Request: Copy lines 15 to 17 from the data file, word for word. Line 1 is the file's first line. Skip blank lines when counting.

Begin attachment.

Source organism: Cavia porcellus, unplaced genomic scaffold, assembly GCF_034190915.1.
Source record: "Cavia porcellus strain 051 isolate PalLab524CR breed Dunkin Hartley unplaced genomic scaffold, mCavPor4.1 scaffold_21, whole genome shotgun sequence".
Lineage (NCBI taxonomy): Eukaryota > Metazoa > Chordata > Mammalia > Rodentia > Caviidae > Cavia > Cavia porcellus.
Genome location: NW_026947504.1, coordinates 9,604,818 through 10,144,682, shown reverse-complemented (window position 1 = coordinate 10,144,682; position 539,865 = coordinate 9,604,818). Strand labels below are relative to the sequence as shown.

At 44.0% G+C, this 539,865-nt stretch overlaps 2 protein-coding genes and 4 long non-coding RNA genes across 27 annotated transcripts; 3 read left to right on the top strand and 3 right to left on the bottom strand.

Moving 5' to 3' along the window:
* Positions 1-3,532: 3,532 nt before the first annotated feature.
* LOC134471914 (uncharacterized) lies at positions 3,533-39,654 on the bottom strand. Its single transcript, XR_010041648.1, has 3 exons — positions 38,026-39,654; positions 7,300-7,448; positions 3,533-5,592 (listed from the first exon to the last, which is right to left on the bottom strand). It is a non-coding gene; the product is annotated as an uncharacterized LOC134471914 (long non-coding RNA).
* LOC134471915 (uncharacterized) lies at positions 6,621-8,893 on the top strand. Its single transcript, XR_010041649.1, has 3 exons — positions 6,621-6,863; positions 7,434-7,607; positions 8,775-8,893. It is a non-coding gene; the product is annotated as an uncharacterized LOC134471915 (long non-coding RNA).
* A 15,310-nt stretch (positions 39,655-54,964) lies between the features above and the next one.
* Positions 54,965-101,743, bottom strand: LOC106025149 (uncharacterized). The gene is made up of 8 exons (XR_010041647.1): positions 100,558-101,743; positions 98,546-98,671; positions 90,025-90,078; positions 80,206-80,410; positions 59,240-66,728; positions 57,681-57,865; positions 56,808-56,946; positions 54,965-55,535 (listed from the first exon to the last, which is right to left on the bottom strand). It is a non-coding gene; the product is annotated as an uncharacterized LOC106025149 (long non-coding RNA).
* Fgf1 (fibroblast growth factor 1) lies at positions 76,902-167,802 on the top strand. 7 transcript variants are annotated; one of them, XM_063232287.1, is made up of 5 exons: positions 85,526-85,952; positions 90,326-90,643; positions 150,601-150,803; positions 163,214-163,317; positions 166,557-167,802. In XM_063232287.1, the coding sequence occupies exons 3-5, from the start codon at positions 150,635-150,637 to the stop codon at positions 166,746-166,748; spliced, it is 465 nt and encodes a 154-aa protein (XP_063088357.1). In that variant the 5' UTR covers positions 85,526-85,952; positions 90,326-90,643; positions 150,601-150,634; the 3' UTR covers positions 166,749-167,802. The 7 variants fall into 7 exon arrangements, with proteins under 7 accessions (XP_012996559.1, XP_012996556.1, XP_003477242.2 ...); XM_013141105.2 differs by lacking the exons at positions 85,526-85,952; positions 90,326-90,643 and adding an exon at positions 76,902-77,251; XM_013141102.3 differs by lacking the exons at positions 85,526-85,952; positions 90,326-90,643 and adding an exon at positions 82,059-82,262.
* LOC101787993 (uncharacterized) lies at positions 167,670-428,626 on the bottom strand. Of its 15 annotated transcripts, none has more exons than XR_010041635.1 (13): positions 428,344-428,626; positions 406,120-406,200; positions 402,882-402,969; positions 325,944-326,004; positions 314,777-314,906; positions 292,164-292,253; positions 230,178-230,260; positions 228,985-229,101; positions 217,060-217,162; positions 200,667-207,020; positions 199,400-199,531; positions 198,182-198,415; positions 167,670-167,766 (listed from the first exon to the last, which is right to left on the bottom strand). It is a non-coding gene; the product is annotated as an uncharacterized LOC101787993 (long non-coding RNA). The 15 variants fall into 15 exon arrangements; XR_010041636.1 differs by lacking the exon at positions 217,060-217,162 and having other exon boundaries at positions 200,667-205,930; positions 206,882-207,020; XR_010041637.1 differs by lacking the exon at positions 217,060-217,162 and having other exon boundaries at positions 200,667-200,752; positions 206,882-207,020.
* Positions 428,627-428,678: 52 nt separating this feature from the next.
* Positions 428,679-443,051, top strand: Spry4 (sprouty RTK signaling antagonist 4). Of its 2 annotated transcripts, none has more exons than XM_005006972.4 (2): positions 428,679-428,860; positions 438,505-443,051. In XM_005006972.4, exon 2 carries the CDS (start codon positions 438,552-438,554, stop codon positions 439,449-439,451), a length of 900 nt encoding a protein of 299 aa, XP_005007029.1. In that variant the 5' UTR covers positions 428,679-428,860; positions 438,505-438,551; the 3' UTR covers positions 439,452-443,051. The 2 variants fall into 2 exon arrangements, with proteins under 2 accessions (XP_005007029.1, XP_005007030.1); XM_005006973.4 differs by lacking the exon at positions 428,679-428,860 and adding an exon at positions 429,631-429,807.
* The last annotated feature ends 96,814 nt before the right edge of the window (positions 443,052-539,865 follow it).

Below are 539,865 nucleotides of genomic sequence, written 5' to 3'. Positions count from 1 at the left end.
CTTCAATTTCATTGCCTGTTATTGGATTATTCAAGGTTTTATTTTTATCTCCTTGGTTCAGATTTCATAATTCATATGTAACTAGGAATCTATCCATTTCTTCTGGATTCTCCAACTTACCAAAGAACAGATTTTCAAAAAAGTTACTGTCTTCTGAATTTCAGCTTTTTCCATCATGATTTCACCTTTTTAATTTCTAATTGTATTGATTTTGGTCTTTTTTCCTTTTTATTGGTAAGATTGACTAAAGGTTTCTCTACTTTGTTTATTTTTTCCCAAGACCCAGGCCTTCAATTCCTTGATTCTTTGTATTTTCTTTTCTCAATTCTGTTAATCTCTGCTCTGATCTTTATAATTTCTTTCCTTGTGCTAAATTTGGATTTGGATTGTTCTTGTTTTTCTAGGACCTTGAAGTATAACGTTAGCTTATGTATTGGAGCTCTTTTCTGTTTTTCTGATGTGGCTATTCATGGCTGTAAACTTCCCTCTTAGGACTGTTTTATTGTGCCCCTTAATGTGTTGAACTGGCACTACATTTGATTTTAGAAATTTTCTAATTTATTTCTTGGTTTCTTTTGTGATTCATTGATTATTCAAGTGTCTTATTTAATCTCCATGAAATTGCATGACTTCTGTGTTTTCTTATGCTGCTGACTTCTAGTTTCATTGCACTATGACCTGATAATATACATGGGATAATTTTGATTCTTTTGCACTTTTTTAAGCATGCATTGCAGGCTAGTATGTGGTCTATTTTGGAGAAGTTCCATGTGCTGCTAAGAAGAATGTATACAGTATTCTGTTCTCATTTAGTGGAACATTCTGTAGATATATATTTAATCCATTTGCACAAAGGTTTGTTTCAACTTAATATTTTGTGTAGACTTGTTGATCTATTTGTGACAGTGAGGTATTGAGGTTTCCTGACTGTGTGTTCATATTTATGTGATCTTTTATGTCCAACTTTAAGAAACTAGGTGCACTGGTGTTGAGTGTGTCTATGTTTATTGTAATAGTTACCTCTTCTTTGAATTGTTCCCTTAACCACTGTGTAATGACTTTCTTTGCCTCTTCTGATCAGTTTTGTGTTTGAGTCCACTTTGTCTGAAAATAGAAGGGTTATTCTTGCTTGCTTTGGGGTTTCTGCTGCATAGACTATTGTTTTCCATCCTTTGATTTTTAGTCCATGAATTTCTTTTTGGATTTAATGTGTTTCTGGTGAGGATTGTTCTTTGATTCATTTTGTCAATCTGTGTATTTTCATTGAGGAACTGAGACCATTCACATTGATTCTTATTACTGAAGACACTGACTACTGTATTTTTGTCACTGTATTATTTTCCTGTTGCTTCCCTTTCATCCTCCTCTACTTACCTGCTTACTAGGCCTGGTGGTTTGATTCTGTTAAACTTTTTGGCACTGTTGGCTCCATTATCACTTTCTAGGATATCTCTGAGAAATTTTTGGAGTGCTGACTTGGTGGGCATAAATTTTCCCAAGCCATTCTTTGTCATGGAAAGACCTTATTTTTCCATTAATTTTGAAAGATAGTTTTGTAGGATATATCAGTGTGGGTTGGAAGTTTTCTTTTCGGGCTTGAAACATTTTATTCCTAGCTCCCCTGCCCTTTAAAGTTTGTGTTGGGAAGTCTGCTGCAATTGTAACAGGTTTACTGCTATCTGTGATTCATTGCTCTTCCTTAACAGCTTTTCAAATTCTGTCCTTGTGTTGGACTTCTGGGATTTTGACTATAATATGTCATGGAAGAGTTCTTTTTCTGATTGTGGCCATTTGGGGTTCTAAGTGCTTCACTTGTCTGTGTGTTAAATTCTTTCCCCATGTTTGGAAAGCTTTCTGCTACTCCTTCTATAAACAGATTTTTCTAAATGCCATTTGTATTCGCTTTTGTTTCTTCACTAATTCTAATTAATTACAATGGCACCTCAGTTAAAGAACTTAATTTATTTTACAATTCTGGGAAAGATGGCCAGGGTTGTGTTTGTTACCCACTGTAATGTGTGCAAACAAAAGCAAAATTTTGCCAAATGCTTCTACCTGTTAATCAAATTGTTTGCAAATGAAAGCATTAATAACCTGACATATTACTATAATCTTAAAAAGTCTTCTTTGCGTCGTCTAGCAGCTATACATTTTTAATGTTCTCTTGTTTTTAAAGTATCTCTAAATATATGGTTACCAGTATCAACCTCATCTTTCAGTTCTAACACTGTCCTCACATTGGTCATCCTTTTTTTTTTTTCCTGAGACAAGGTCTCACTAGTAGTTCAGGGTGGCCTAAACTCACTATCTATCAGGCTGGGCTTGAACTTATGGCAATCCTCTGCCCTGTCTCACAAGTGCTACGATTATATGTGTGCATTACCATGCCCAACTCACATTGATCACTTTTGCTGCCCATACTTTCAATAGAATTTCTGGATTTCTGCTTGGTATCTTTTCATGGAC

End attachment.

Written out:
* Positions 428,679-443,051, top strand: Spry4 (sprouty RTK signaling antagonist 4). Of its 2 annotated transcripts, none has more exons than XM_005006972.4 (2): positions 428,679-428,860; positions 438,505-443,051. In XM_005006972.4, exon 2 carries the CDS (start codon positions 438,552-438,554, stop codon positions 439,449-439,451), a length of 900 nt encoding a protein of 299 aa, XP_005007029.1. In that variant the 5' UTR covers positions 428,679-428,860; positions 438,505-438,551; the 3' UTR covers positions 439,452-443,051. The 2 variants fall into 2 exon arrangements, with proteins under 2 accessions (XP_005007029.1, XP_005007030.1); XM_005006973.4 differs by lacking the exon at positions 428,679-428,860 and adding an exon at positions 429,631-429,807.
* The last annotated feature ends 96,814 nt before the right edge of the window (positions 443,052-539,865 follow it).

Below are 539,865 nucleotides of genomic sequence, written 5' to 3'. Positions count from 1 at the left end.